Music for Life: How Playing Music Benefits Kids
Whether or not children aspire to a career on Broadway or simply want to learn how to play an instrument for fun, music can enrich lives, sometimes in surprising ways.
“Parents can involve their kids in music, private lessons, school music or church choirs,” says Kim Koch, vice president of Saied Music Company in Tulsa. “The very act of making music increases endorphins. It helps teens funnel emotions and gives them something positive to do.”
Music in Schools
Besides surrounding children with music from an early age, Koch, a singer and former music teacher, believes in supporting music programs in schools because of the multitude of benefits it provides. As a company, Saied also supports providing music-making opportunities in schools.
“It may sound trite,” she says, “but music-making taps into something instinctive that is affirming and encourages connection. A child who joins band and orchestra has an instant and immediate connection.”
Cathy Venable, a professional pianist from Tulsa, found that connection early in life. She says that she always loved music, and credits John Townsend, the music teacher at Barnard Elementary in Tulsa, for giving her the foundational skills to become a musician.
“I give all the credit to John Townsend,” she says. “He taught us to sight read, all this theory stuff, listening skills…He’s the main reason I can do anything as a musician.”
Finding Connection Through Music
Venable continued her piano lessons, played the flute in the Edison High School Band, majored in Concert Piano Performance at Northwestern, and earned a master’s in accompaniment at the Cincinnati Music Conservatory. Venable has worked as a freelance musician in Tulsa and in New York and on Broadway, once accompanying Brooke Shields in Wonderful Town. She was the associate conductor for the touring production of Frozen, and prior to that toured with The Sound of Music and The Phantom of the Opera. Connection is what draws her to music.
“I love the community of it,” Venable says. “I love working with other musicians and actors or little kids in a musical. I love working in a group with a common goal.”
The collaborative aspect of music making can give children that same sense of belonging. Koch feels that too many children and young people spend time doing activities that are isolating rather than collaborative. Music can bring people together, including those of different cultures.
“Music transcends culture, race and socio-economic differences,” Koch says. “It’s the universal language, and it builds empathy.”
When children have an opportunity to play or perform music from their native culture, they become more integrated into the school community. Music can be a way to bridge divides.
Additional Benefits of Making Music
The academic benefits to students involved in music are well documented. Higher test scores and improvements in math and reading have all been attributed to participating in music education.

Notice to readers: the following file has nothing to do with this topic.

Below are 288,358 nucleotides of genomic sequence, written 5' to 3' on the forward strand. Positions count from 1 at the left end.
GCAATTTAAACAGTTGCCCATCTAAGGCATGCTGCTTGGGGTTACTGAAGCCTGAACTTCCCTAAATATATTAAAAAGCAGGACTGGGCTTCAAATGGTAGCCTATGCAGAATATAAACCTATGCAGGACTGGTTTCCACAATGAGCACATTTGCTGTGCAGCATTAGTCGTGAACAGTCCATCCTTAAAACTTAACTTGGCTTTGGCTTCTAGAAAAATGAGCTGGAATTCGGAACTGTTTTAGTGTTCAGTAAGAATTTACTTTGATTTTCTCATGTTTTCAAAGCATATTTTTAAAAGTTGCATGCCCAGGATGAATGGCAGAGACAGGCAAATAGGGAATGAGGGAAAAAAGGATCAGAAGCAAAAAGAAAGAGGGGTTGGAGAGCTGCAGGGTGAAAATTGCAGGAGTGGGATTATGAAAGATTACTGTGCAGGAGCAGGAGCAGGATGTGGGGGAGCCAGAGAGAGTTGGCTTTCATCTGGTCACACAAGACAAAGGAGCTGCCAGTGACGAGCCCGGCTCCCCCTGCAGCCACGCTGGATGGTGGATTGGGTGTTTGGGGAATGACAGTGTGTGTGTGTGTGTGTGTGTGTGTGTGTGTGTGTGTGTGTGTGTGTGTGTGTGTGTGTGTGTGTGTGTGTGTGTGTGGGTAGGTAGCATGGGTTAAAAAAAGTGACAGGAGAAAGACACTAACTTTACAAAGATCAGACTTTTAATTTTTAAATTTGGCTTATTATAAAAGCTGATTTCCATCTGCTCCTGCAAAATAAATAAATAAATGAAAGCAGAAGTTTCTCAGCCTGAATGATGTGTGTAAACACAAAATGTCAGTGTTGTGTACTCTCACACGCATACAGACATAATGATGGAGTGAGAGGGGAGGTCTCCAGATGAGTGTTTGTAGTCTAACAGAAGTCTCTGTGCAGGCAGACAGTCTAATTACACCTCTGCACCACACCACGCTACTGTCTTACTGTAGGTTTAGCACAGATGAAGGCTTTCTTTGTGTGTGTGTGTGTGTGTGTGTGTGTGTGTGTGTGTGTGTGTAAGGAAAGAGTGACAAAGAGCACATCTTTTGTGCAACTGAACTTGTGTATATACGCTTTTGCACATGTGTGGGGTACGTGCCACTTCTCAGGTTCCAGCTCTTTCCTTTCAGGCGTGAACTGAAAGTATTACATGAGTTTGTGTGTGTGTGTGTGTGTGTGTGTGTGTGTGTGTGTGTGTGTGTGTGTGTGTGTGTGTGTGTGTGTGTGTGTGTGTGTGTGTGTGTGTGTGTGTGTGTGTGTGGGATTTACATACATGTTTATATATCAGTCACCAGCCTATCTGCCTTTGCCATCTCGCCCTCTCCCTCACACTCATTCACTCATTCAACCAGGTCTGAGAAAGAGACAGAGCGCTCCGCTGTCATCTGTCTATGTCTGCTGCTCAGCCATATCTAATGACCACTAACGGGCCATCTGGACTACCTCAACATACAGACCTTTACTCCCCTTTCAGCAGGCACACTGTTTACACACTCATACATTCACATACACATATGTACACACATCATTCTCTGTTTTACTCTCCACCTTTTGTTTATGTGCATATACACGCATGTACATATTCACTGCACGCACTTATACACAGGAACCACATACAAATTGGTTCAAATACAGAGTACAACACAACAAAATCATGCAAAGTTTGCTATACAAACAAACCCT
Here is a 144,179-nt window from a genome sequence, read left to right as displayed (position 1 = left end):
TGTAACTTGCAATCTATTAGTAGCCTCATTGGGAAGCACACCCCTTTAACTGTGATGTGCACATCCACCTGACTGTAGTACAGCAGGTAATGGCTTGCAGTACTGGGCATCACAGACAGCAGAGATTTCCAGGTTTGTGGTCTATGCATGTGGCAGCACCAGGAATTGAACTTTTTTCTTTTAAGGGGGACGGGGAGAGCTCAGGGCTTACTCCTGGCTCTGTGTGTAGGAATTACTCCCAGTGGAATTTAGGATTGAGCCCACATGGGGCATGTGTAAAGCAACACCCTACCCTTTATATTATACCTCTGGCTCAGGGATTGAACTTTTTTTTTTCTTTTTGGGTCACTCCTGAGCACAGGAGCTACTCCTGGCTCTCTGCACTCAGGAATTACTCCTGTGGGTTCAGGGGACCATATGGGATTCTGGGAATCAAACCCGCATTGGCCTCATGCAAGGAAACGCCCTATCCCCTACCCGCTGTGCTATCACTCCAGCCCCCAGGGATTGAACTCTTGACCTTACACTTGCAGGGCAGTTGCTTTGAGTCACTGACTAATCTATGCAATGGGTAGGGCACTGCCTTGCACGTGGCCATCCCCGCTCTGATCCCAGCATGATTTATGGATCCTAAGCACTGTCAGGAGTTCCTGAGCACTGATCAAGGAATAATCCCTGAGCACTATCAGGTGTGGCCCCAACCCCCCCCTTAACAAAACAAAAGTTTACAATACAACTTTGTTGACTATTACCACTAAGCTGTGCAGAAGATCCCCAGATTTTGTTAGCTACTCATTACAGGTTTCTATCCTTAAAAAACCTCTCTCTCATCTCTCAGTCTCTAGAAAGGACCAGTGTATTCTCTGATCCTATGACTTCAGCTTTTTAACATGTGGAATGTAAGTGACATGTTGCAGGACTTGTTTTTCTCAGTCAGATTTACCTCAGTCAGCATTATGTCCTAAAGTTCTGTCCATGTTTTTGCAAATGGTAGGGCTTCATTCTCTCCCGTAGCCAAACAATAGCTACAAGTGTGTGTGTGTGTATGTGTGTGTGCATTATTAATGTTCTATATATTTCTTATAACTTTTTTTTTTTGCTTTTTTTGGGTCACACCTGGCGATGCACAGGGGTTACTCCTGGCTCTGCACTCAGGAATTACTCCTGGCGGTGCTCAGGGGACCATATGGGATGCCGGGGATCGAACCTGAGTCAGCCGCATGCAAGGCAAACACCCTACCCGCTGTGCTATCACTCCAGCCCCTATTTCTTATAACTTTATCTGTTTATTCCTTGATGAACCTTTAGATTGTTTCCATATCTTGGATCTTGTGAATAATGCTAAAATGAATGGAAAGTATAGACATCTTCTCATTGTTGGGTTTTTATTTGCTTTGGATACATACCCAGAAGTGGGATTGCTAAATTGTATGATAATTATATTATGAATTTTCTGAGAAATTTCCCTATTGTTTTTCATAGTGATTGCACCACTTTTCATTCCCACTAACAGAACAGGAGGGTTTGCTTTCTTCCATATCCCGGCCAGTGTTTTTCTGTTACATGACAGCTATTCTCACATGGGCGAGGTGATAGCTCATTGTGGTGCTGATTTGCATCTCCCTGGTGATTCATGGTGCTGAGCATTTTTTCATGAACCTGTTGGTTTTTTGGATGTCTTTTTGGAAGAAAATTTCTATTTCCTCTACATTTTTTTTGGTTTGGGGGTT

But Koch points out that there are social and emotional benefits as well. “Music keeps kids in school,” she says. “Some kids may not hook into school in any other way, but music keeps them coming to class.”
Musicians, both professional and amateur, recognize the mental health benefits of music that range from stress relief to boosting moods to building confidence. Koch says researchers are just beginning to look at how profoundly music may contribute to mental wellness, especially in young people.
Advice for Aspiring Musicians
For those who aspire to become professional musicians, Venable says that getting a solid foundation early on is critical.
“Just keep taking lessons,” Venable advises. “Have a really good technique. Do your classical lessons. Try to accompany all your friends like I did in high school. Learn to conduct.”
Venable says that she found conducting “terrifying,” but learned that if she wanted to be in the orchestra pit on Broadway, she would have to know how to conduct because the pianist is always the conductor or assistant conductor for shows.
While Venable didn’t make any major mistakes as a conductor, she says the power went out right before a performance of The Sound of Music was set to begin, so she turned around and “conducted” the audience in a singalong of “Do Re Mi” until the lights went back on.
Venable says that music is a wonderful art form that has given her a career that she loves. Whether she’s playing in the Tulsa Symphony or on Broadway, she loves being at the piano.
“We are instinctively musical creatures,” Koch says. “It’s about the process. You don’t have to be a concert pianist to enjoy beating on a drum – it’s very cathartic. That’s a healthy form of expression, not just for kids, but for adults.”